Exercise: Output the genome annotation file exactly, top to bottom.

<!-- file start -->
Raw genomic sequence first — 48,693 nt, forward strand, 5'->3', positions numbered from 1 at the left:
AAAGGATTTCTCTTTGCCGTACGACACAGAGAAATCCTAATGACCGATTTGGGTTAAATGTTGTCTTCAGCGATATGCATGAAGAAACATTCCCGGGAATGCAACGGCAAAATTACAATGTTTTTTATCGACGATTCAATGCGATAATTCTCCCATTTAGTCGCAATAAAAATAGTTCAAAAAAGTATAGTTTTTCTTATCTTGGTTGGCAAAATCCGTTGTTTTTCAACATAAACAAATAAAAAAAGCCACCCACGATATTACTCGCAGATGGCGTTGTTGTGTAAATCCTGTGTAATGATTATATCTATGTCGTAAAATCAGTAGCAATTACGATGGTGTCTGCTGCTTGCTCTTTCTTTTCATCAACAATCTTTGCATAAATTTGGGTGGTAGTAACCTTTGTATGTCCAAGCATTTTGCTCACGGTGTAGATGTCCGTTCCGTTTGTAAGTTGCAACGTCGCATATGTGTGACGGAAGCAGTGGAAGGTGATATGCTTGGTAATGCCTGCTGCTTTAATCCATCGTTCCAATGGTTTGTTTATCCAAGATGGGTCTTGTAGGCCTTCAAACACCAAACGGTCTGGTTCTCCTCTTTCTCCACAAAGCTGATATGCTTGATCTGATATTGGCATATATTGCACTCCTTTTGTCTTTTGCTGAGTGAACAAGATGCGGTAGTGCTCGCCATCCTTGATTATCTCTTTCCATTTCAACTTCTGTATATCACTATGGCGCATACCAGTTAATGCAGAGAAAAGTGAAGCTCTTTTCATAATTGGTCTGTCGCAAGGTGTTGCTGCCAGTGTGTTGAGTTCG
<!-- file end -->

Raw genomic sequence first — 48,693 nt, forward strand, 5'->3', positions numbered from 1 at the left:
AAAGGATTTCTCTTTGCCGTACGACACAGAGAAATCCTAATGACCGATTTGGGTTAAATGTTGTCTTCAGCGATATGCATGAAGAAACATTCCCGGGAATGCAACGGCAAAATTACAATGTTTTTTATCGACGATTCAATGCGATAATTCTCCCATTTAGTCGCAATAAAAATAGTTCAAAAAAGTATAGTTTTTCTTATCTTGGTTGGCAAAATCCGTTGTTTTTCAACATAAACAAATAAAAAAAGCCACCCACGATATTACTCGCAGATGGCGTTGTTGTGTAAATCCTGTGTAATGATTATATCTATGTCGTAAAATCAGTAGCAATTACGATGGTGTCTGCTGCTTGCTCTTTCTTTTCATCAACAATCTTTGCATAAATTTGGGTGGTAGTAACCTTTGTATGTCCAAGCATTTTGCTCACGGTGTAGATGTCCGTTCCGTTTGTAAGTTGCAACGTCGCATATGTGTGACGGAAGCAGTGGAAGGTGATATGCTTGGTAATGCCTGCTGCTTTAATCCATCGTTCCAATGGTTTGTTTATCCAAGATGGGTCTTGTAGGCCTTCAAACACCAAACGGTCTGGTTCTCCTCTTTCTCCACAAAGCTGATATGCTTGATCTGATATTGGCATATATTGCACTCCTTTTGTCTTTTGCTGAGTGAACAAGATGCGGTAGTGCTCGCCATCCTTGATTATCTCTTTCCATTTCAACTTCTGTATATCACTATGGCGCATACCAGTTAATGCAGAGAAAAGTGAAGCTCTTTTCATAATTGGTCTGTCGCAAGGTGTTGCTGCCAGTGTGTTGAGTTCG